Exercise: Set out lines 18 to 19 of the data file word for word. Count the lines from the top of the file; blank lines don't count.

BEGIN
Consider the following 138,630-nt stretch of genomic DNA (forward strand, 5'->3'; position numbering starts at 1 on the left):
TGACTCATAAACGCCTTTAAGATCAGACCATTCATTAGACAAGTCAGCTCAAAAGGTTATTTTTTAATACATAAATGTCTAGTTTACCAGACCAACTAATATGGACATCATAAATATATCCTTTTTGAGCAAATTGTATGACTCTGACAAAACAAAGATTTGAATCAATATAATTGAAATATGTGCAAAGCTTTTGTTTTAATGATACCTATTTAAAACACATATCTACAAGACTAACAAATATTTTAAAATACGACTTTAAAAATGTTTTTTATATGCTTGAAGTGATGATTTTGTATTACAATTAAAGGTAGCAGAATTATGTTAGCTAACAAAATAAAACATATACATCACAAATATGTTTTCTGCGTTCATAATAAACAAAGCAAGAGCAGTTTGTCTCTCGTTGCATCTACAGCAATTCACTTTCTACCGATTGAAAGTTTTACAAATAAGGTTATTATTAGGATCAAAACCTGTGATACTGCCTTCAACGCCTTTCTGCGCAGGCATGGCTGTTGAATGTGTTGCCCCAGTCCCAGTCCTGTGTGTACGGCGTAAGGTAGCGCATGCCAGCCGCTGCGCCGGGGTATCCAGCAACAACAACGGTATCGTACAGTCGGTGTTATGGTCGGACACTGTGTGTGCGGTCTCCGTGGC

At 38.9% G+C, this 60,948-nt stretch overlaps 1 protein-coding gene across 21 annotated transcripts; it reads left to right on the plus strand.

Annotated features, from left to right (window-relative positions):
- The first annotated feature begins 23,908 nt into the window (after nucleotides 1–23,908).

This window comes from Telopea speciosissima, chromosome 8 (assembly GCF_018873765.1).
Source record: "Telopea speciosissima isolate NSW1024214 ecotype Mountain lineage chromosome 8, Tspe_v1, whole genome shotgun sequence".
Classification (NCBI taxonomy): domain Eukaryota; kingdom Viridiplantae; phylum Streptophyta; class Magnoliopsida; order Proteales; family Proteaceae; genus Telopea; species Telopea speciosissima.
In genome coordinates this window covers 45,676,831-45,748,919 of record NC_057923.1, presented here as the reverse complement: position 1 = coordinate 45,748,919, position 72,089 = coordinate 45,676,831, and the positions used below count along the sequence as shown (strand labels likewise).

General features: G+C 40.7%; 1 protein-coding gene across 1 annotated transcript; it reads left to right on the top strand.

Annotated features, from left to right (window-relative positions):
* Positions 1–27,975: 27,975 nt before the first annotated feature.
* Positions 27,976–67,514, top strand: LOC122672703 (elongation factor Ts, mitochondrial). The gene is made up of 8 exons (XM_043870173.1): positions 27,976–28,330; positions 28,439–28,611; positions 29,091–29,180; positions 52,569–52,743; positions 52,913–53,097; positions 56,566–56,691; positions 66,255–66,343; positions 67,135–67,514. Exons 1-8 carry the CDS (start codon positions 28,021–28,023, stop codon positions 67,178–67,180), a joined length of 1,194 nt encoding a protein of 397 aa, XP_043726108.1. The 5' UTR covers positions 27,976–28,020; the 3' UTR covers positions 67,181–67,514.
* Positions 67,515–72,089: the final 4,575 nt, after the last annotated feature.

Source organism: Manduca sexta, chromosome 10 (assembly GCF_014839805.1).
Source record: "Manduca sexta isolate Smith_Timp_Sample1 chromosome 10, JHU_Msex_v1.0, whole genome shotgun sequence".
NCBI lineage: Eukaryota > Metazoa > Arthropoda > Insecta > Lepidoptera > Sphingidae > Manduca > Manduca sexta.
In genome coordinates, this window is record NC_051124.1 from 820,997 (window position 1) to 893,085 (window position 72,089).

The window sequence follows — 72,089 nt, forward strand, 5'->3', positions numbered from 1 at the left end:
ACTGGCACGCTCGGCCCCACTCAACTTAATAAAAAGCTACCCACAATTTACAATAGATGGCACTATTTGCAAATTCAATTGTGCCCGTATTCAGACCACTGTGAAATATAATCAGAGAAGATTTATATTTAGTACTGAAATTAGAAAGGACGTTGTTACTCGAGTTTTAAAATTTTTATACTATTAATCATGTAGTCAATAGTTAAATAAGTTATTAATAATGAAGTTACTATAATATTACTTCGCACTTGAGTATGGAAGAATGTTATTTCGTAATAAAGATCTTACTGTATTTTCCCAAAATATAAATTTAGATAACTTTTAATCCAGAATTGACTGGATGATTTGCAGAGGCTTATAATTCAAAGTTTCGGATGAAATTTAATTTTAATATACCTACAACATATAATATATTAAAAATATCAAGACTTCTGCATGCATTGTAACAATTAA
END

In genome coordinates, this window is record NC_051124.1 from 820,997 (window position 1) to 893,085 (window position 72,089).

The window sequence follows — 72,089 nt, forward strand, 5'->3', positions numbered from 1 at the left end: